From the edge of his quilt, Stewart viewed his grandmother’s home for the first time, not knowing where he was, but not minding, either.

from void, to night, to seeing light each day

Seedling 3 Seedling 2Seedling 1Seedling

“… no matter what, no matter what, draw the dream you want to grow.”

Nina’s Journal, March, 1965.


related: The Days in Between.

Heart of the World

In the throws of consuming our ignorance with disregard for awarene$$, peace seems unavailable.  This is never true, but we must find it within, before proceeding, without.

David, a calm smiler, gives voice to the journey.

Heart of the World.

The Very Long Night of Nights, Revised

Note:  this is the second installment of Stewart’s Ship, a story created for young adults and other tall children.


Light brightened, then faded in formless cycles behind Stewart’s closed eyes.  Hours threaded days into weeks without meaning for the little boy as cycles of people and activity entered, then exited a small room where he laid, riding waves of drug-induced blankness, fever, and hysteria.  A scarlet dragon possessed him; he saw strange stories in its eyes when he dreamed.  Stories that made him scream hoarsely into blind wakefulness, frightened and confused.  Blurry waves of sedatives meant to calm the dragon gave it power, instead, and Stewart felt the heat of physical pain as the dragon swam nauseating circles round and round his bed.  Too much!

Too much.  Stewart felt dragon stink descending with increasing helplessness.  Other dragons waited, something told him.  Waving in, then out of dragon lairs, confusion eventually won out.  From a distance, Stewart watched the dragon folding its wing over him, rolling into a white-hot spiral.


Remotely, the boy understood certain motions had meaning for him; the gentle, massaging motions around his jaw and throat guided him to take in, then swallow warm, thinned oatmeal.  Other motions simply swirled around him.

Swirls of color sometimes filled his head, now, as the gruel calmed his belly and eased grips of unnamed tension; sometimes, this gave him cause to smile beneath the mask of unconsciousness, and in these moments he relinquished nightmares readily, inhaling the light scent of mountain sage, as new motions introduced him to sensations of warmth, and ease.


Warm Floating.

Soft Swallows.

Swallows softly flying him through the very long night,

moving him steadily, lightly, through swirls of non-light and undarkness.  Light filled his head entirely at one point, and from a distance he thought,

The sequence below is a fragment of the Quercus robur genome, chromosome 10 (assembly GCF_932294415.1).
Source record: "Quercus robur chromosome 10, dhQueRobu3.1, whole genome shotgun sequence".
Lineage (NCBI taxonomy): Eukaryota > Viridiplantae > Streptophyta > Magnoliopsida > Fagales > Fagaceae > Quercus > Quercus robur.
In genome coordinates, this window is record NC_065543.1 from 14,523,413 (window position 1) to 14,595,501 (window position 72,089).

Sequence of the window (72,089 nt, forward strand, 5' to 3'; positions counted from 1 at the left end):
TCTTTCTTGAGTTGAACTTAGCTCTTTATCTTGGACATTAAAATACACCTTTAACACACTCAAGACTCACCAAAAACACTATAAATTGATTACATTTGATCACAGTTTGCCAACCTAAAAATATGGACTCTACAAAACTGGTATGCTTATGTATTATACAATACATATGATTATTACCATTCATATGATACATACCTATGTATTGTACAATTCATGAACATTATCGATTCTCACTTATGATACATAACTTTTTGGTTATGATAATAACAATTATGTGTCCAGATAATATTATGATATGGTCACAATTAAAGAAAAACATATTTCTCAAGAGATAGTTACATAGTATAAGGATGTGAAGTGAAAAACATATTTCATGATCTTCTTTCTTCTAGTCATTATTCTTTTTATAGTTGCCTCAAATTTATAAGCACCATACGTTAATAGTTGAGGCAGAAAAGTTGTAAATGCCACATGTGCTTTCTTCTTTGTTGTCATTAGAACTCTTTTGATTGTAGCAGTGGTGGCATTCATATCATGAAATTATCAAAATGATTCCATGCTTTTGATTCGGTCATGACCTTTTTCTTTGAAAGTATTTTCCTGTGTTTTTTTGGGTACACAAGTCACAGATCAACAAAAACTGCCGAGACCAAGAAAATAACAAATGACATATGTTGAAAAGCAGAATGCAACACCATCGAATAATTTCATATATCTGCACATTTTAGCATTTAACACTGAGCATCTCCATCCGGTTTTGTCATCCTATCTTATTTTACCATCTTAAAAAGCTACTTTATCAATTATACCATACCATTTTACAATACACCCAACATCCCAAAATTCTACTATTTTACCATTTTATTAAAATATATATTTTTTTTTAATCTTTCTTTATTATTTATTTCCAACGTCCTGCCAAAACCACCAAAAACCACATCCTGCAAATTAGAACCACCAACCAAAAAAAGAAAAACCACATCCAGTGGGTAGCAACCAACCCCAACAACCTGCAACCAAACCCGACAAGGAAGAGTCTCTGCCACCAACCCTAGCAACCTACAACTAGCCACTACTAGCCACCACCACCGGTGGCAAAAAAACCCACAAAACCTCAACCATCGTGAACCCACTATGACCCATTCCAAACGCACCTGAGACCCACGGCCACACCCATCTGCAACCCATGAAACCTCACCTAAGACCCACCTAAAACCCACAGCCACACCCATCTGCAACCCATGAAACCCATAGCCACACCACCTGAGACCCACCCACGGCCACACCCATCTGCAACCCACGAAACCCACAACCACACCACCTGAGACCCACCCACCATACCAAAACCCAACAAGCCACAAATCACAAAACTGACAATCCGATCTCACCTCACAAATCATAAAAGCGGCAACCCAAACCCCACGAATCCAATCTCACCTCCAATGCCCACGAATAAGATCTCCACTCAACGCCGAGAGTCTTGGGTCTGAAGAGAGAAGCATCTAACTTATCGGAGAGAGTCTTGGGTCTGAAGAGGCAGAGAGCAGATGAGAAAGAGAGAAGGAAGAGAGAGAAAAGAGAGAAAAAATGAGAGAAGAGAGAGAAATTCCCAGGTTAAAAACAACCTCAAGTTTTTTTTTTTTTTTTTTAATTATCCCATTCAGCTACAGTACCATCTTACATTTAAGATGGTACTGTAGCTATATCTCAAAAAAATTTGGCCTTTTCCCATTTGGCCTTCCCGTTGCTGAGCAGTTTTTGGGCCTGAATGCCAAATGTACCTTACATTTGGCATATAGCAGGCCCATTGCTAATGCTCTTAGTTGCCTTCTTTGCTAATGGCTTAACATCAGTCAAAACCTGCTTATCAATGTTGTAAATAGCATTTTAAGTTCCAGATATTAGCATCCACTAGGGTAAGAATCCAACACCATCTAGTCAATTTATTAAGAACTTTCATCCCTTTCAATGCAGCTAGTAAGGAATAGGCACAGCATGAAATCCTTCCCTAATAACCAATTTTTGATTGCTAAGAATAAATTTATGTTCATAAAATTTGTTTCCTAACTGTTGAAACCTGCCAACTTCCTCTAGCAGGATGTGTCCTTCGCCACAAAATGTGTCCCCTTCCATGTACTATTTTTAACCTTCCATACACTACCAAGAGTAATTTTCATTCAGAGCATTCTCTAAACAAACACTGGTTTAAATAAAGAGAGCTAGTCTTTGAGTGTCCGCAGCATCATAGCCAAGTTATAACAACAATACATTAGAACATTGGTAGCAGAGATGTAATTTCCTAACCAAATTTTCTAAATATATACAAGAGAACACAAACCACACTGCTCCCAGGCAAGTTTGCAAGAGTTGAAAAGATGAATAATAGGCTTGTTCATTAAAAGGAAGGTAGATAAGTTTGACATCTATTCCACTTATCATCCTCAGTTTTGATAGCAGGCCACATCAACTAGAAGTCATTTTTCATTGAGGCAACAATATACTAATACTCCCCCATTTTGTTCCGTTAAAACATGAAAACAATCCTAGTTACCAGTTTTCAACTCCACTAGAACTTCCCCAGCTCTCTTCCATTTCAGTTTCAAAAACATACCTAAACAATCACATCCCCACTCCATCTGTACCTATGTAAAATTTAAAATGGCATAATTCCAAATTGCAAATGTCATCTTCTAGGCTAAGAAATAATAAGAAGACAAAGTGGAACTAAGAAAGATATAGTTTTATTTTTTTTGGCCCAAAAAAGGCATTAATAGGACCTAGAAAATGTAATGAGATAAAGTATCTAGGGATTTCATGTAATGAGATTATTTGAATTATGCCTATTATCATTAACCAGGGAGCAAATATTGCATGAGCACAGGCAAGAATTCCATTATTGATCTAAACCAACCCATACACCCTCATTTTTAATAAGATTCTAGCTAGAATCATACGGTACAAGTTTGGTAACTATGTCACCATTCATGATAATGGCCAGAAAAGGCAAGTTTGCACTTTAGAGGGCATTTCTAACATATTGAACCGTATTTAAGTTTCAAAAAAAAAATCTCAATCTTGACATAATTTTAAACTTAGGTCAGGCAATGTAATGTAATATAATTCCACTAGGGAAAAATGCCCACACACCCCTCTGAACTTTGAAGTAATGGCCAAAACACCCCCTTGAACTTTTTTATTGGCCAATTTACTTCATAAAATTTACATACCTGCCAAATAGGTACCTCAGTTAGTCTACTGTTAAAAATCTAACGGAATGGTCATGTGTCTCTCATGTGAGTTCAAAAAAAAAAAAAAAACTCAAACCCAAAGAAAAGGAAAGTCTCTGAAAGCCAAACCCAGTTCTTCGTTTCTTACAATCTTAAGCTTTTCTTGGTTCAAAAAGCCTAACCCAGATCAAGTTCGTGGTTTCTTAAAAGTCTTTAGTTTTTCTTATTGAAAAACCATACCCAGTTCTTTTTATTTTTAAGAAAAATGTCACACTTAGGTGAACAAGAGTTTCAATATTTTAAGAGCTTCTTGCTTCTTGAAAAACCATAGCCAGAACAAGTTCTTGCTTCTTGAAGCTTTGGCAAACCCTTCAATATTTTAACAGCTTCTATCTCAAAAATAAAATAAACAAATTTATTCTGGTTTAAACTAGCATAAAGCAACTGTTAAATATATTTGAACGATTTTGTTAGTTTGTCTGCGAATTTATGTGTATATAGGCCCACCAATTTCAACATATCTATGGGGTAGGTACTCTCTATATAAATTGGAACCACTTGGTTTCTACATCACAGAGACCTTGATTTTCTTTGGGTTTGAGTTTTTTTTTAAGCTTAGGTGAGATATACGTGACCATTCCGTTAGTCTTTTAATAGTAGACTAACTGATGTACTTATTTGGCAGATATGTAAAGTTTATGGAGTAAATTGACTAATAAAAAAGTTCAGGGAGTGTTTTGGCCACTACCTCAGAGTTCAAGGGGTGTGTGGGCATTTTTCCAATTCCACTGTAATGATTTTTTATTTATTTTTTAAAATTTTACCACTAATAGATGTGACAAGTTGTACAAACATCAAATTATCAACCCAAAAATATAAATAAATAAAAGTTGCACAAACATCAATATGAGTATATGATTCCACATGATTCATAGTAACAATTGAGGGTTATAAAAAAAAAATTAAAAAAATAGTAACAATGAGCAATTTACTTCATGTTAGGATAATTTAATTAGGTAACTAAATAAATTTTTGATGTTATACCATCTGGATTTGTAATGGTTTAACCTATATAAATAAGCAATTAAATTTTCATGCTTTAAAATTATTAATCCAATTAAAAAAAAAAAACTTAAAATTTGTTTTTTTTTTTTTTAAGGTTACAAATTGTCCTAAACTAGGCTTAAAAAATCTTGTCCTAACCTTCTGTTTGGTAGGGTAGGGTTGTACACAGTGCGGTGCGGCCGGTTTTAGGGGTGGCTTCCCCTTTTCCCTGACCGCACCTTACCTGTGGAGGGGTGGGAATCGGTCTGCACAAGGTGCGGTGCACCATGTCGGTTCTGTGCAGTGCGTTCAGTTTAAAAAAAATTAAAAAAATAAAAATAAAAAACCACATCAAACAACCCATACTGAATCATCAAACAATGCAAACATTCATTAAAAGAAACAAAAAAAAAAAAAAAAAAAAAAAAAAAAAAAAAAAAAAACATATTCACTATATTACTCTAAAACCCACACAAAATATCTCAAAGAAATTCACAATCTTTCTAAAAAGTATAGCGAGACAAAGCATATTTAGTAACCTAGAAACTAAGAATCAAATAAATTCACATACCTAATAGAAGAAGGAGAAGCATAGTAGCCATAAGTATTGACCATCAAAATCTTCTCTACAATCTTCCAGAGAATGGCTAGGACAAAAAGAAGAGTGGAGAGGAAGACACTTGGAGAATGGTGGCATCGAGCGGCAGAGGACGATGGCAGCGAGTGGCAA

I’m flying to the moon, dragon.  The hummingbirds will take me, now.


No moon shone the night Stewart took flight with his hummingbirds.  The humming bird carrying Stewart’s snugly bundled body was more like a hawk; a Cessna 172E Skyhawk, to be exact.

It  flew effortlessly through a slightly overcast night at cruising altitudes that varied little, having lifted off smoothly, meeting no adverse wind currents.  It’s pilot, a good-natured, fresh faced adventurer, eased himself into the soft, leather back of his boss’ plush seat, smiling happily to himself as he checked his instruments, the passengers, and the beat of his heart.  What a gig, he smiled.


Lucky Harry was sitting in the back office of the municipal airport drinking coffee when the call for an unscheduled flight came through; he’d landed the chance to add a whopping number of hours to his flight log, the fuel and usage fees were paid, his boss would remain behind to cover.

Win, win, and win again!

Yes-sirreee, boys and girls, he was a lucky man with yet another win waiting for him upon his return.  A first-prize check big enough to pay a chunk off his own plane.  A win for one and all, he hoped. Although he’d felt uncertain about the vaguely described circumstances of his good fortune, asking questions wasn’t part of the offer.  None. Further explanation wasn’t offered.  He could take the job, or call in someone else.

Harry took the job, spirits held in check, hoping he was doing something for a good end.  It had to be okay, he thought.  His boss wouldn’t have offered his plane, had something been off.  Boy, oh boy did he wish for something worth telling his wife though.  As if in agreement, Harry’s stomach rumbled.